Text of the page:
KAMPALA, Uganda – Millions of Ugandans lined up to vote Friday in the east African nation's presidential ballot pitting the country's long-serving president against his former ally and personal physician, officials said.
Opposition threats of street protests and the looming start of oil production have raised the stakes in the vote — just the second multiparty election to be held in Uganda in 30 years.
President Yoweri Museveni, who is vague about his age and says he is 66 or 67, faces a record seven challengers.
A U.S. ally, Museveni predicts a "big win," and most analysts agree he is likely to claim a fourth term. He faces his stiffest competition from a former ally and personal physician, 54-year-old Kizza Besigye.
Most polling stations in Uganda opened on time Friday, said John Mary Odoy, the director of a local election observer group, the Democracy Monitoring Group.
About 14 million people are registered to vote for the presidential and parliamentary races being decided.
Odoy said, however, that delays have been experienced throughout the Ugandan capital, Kampala. He said materials were delivered late and there were reports of officials not having vehicles to transport the ballot boxes.
An Associated Press reporter saw long lines of voters at some polling stations in Kampala that opened 90 minutes late.
Voting was supposed to begin across the country at 7 a.m. (0400 GMT).
Paul Bukenya, a spokesman for the Electoral Commission of Uganda, downplayed the problems in Kampala.
"We have been waiting for hours, but they are so delayed," said voter Robert Mwanja, a 35-year-old shopkeeper. He was queuing at an open-air polling station at Nakasero market in central Kampala. "The officials are so confused. They don't know what they are doing."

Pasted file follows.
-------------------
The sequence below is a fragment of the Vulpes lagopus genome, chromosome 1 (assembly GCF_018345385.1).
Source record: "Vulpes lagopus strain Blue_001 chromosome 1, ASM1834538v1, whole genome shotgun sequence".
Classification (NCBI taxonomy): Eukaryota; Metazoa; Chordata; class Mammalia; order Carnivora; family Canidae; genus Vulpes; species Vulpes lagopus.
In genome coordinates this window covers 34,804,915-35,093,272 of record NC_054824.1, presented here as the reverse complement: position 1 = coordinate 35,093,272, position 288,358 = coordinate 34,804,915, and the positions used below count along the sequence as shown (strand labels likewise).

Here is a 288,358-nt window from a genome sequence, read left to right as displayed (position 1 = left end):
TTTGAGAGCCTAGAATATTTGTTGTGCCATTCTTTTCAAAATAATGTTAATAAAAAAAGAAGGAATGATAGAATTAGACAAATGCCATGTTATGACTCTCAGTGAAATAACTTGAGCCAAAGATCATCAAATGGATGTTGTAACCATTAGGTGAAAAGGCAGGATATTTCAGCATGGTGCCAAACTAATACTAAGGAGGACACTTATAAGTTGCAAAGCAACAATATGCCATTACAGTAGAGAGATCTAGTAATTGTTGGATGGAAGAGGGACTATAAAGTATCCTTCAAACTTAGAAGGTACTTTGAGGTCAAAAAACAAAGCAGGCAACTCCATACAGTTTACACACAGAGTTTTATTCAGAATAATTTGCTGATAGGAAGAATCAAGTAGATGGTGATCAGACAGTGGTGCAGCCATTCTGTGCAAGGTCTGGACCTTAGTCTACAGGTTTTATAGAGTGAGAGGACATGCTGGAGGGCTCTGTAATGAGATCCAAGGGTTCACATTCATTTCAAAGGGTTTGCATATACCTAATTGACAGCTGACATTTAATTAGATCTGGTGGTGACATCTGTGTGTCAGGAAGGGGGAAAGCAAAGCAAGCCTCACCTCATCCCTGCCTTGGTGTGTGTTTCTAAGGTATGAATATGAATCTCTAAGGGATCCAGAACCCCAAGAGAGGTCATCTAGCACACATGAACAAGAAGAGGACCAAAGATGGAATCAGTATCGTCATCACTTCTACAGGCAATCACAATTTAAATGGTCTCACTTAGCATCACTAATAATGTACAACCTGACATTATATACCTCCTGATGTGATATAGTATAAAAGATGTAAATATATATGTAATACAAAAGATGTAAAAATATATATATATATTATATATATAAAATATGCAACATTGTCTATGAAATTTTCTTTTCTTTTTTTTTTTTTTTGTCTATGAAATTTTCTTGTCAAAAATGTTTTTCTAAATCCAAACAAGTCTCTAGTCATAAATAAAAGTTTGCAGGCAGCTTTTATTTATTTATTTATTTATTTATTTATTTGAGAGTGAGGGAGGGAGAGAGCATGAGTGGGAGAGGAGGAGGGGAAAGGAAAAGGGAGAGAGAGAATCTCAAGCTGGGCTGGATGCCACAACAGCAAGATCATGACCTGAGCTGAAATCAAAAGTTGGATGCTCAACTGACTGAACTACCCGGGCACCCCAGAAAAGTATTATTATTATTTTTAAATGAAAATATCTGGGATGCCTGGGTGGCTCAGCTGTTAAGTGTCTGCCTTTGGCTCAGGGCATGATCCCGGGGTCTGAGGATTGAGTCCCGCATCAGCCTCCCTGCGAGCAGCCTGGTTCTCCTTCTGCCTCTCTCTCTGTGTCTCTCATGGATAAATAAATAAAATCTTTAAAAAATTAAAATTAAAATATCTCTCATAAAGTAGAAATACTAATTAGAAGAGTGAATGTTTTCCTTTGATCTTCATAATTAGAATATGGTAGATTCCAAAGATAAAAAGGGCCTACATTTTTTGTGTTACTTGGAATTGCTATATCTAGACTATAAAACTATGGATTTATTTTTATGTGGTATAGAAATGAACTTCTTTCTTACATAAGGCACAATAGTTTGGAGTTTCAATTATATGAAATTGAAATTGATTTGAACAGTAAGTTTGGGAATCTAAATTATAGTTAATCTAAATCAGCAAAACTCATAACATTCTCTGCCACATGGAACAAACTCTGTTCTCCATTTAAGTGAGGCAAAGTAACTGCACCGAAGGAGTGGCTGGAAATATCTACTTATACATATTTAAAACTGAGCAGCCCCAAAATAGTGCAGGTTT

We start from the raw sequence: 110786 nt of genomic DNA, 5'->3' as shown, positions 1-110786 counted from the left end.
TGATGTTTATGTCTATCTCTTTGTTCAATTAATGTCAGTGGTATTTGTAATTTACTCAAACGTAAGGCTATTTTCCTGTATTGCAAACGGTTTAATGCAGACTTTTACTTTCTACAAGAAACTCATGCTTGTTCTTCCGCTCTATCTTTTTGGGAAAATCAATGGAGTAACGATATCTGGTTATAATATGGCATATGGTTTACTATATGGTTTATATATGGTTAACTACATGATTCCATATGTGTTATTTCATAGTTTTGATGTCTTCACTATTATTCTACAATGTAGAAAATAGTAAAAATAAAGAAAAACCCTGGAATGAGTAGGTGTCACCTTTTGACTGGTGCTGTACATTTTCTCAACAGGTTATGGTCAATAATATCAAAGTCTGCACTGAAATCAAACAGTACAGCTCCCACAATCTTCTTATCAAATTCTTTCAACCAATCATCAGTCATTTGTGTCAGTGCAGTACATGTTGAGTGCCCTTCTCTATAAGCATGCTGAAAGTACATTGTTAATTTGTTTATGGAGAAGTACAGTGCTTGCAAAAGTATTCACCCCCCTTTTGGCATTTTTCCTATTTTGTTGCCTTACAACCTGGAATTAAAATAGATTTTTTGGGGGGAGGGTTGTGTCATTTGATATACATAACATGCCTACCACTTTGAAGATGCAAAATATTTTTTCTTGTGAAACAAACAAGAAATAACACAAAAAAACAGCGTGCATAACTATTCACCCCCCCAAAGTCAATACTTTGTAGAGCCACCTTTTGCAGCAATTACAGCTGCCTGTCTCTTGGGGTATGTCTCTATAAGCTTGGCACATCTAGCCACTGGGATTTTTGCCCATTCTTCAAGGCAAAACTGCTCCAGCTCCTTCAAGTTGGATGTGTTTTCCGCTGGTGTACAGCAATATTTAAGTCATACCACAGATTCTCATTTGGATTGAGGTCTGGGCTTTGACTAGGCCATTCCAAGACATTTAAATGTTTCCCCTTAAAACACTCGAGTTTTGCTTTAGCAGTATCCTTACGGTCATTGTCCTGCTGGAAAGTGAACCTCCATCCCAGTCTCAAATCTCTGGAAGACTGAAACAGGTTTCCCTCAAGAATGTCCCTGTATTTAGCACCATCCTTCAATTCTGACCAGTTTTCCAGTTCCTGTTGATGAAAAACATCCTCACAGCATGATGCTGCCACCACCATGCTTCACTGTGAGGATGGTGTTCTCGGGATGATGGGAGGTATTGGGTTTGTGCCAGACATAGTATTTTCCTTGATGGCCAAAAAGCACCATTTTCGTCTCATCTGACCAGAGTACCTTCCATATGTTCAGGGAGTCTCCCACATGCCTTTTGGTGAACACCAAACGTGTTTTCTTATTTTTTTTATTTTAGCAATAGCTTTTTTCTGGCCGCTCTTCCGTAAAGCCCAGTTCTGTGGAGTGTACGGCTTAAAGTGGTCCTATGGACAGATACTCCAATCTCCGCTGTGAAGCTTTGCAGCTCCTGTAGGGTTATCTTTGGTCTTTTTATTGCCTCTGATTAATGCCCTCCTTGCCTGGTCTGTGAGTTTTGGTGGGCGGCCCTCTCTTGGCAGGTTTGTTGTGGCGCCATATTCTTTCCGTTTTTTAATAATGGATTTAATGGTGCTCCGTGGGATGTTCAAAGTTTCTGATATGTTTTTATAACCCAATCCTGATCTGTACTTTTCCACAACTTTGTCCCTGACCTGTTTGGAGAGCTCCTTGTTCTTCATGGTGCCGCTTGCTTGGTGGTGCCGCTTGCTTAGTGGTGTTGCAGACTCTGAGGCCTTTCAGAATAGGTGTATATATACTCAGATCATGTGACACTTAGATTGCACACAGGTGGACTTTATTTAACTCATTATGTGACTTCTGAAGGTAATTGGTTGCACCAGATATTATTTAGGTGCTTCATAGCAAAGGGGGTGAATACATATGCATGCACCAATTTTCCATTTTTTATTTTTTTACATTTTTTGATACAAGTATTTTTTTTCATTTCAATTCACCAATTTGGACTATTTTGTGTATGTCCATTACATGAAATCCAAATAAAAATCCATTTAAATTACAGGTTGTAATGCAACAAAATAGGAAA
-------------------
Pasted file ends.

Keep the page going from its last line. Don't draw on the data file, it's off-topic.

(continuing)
Security has been heightened around Kampala and at the nation's nearly 24,000 polling stations.
Beyond potential election violence, police and embassies warned of possible terrorist attacks. Last July twin suicide bombings in Kampala claimed by the Somali militant group al-Shabab killed at least 76 people.
Police spokeswoman Judith Nabakooba said Thursday night the situation in the country had been generally calm with only isolated disturbances.
Museveni's main challenger, Besigye, already has called the election "fundamentally flawed," pointing to the incumbent's control of the electoral commission and the failure to give new voters identity cards as proof that the president will rig the vote.
Besigye, the candidate for the Inter-Party Cooperation coalition, lost to Museveni in 2001 and 2006, and failed to get the results overturned in court, despite proof of widespread intimidation.
This time around, he plans to release his own tally of results and has ruled out launching a court challenge. Instead he has threatened street protests and insists that 25 years after Museveni seized power as the head of a rebel group Uganda is ready for an Egypt-style popular revolt.
"I am voting for change. We need change," said Stephen Asiimwe, 40, a market vendor. "I am not a fool to let someone rule for 30 years."
Others hoped Museveni would win a fourth term.
"Let me give him one more chance and see what he can do," said Edward Bbaale, 40, a garbage collector.
Bbaale said that despite living conditions remaining stagnant, he supported Museveni for the peace and stability he has brought to the country.
"I pray to God that the one that loses the election accepts defeat peacefully," he said.